Requirements for the Class:

Attendance will be taken. Your presence in class is required.

Please do not use a laptop or other communication devices in class.

Bring a pad and pen/pencil to take notes.

Evaluation will be based on the following:

Attendance and Participation in Class (30% of final grade)
Participation in Forums on Collab (15% of final grade)
Four Quizzes (total of 40% of final grade)
Final Exam (15% of final grade)

Sample questions we will tackle along the way:
Can India Become a Super Power?
Why Is India the Most Interesting Country in the World?
Is India actually rich or poor?
Who constitutes the Indian Middle Class?
What will be the “reform” agenda of the newly elected BJP government?
What does Globalization mean to India, economically, politically and culturally?
Will India become a natural ally of the West, a geo-strategic counterweight to China and Russia?
Why do so many children of Indians who have succeeded in the West want to return
home, despite never having lived in India?
Why has India's Muslim population, the second largest on earth, resisted radicalization?

Texts to be acquired, available in the UVa Bookstore or elsewhere:
Trautmann, Thomas R., India: Brief History of a Civilization, Oxford University Press, 2011.

ISBN: 978-0199736324

Appadurai, Arjun, The Future as Cultural fact: Essays on the Global Condition, Verso, 2013. ISBN: 978-1-84467-982-9

Mazlish, Bruce, Reflections on the Modern and the Global, Transaction Publishers, 2014. 

ISBN: 978-1-4128-5184-8
Additional readings will be available on Collab.
Please note, there is no Practicum in this course. The SIS had been reporting a Practicum.
Partial List of UVa faculty and outside speakers to deliver a special lecture in class on the impact of globalization in India:
Geeta Patel, film, gender and society in India (UVa Middle Eastern & South Asian Languages & Cultures)

John Echeverri-Gent, rise of Hindu nationalism (UVa Politics)

Amar Cheema, Indian consumer economy UVa (McIntire)

Saras Sarasvathy,  entrepreneurship in India (UVa Darden)

Bellave Shivaram, science in India since 1980's (UVa Physics)
Anil Menon, Indian creative writing (novelist)

Phoebe Crisman, urban architecture and sustainability (UVa Architecture)

Peter Waldman, "India: Re-Centering Delhi- Urban Design Speculations for the river Yamuna," (UVa Architecture)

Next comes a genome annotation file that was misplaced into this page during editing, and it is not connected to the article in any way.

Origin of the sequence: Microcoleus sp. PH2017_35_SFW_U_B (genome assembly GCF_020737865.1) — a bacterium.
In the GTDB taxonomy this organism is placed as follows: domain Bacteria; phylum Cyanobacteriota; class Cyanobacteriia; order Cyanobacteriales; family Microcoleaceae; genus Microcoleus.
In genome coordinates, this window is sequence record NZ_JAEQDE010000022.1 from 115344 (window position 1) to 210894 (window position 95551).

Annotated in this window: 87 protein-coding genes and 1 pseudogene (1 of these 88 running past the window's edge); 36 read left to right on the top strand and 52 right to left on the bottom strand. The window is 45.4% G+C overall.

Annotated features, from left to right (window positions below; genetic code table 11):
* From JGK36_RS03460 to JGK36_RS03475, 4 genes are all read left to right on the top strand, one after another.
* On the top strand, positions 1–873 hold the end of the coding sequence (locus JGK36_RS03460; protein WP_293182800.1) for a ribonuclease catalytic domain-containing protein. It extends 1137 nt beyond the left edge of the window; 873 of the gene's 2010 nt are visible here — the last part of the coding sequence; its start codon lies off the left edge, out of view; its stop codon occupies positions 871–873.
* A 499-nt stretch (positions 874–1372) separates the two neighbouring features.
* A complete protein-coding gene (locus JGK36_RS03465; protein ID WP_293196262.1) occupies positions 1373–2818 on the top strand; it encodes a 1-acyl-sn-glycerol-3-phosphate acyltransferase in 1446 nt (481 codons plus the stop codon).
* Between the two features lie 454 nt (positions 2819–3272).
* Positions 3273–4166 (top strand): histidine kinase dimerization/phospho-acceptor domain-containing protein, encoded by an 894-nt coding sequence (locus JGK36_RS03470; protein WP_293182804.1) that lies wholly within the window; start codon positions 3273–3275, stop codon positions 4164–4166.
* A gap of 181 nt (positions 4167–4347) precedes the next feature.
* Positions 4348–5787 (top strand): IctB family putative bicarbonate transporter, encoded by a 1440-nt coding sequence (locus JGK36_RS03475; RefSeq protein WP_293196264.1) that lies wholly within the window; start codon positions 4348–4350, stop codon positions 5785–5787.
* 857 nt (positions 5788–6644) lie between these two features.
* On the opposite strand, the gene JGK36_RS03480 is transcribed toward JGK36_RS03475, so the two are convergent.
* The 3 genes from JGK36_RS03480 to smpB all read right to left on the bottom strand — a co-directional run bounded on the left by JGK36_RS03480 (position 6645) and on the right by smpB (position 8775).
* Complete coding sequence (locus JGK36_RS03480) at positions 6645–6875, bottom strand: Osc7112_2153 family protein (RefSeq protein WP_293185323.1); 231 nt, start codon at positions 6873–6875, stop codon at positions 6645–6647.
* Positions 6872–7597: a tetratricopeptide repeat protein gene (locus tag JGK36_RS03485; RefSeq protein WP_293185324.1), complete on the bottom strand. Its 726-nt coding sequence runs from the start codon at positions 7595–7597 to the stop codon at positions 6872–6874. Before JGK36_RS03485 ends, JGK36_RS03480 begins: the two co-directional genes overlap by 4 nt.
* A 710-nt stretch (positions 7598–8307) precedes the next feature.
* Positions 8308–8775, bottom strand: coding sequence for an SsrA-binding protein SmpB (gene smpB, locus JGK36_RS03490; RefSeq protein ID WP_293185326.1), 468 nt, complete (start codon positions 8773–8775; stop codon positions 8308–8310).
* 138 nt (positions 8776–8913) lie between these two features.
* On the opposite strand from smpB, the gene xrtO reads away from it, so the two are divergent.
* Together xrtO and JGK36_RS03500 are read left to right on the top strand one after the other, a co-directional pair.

Jeff Legro, Indo-US relations, Vice-Provost, International Affairs (UVa Politics)

Sheetal Sekhri, Indian economic development and gender equality (UVa Economics)

Gargi Sen, documentary film maker (Magic Lantern Movies, Calcutta)

Govind Mohan, Minister for Economic Affairs, Embassy of India (Washington DC)

Videos to be discussed in class (more to be added):

Vinay Lal on “Academic Imperialism”

In this short 15 minute talk by Professor Vinay Lal (Historian, Director, South Asia Center, UCLA), at a conference at Al-Zahra University, Tehran, Iran in May, 2010, he makes us think about how writing of history and the nation-state are related, and how they are related to notions of “development,” ultimately how knowledge itself is a functional tool of politics.

Vinay Lal: The West Is No Longer “The Motor Of History”:

Part I:

Part II:

India’s Future” on Al Jazeera TV (May 31, 2014), a discussion of contemporary Indian politics and economics:

0 -- 14:48 minutes (stop at this point in the video)

Globalization and India’s Economic Development (2:38 minutes):

A short statement by Pankaj Mishra at the International Development Research Centre, Canada,

Noam Chomsky on definition of “What is Globalization?” Chomsky is the most influential linguist of the last half of the 20th century. However, he further developed into a commentator on world affairs, often taking the path of resistance against the norm.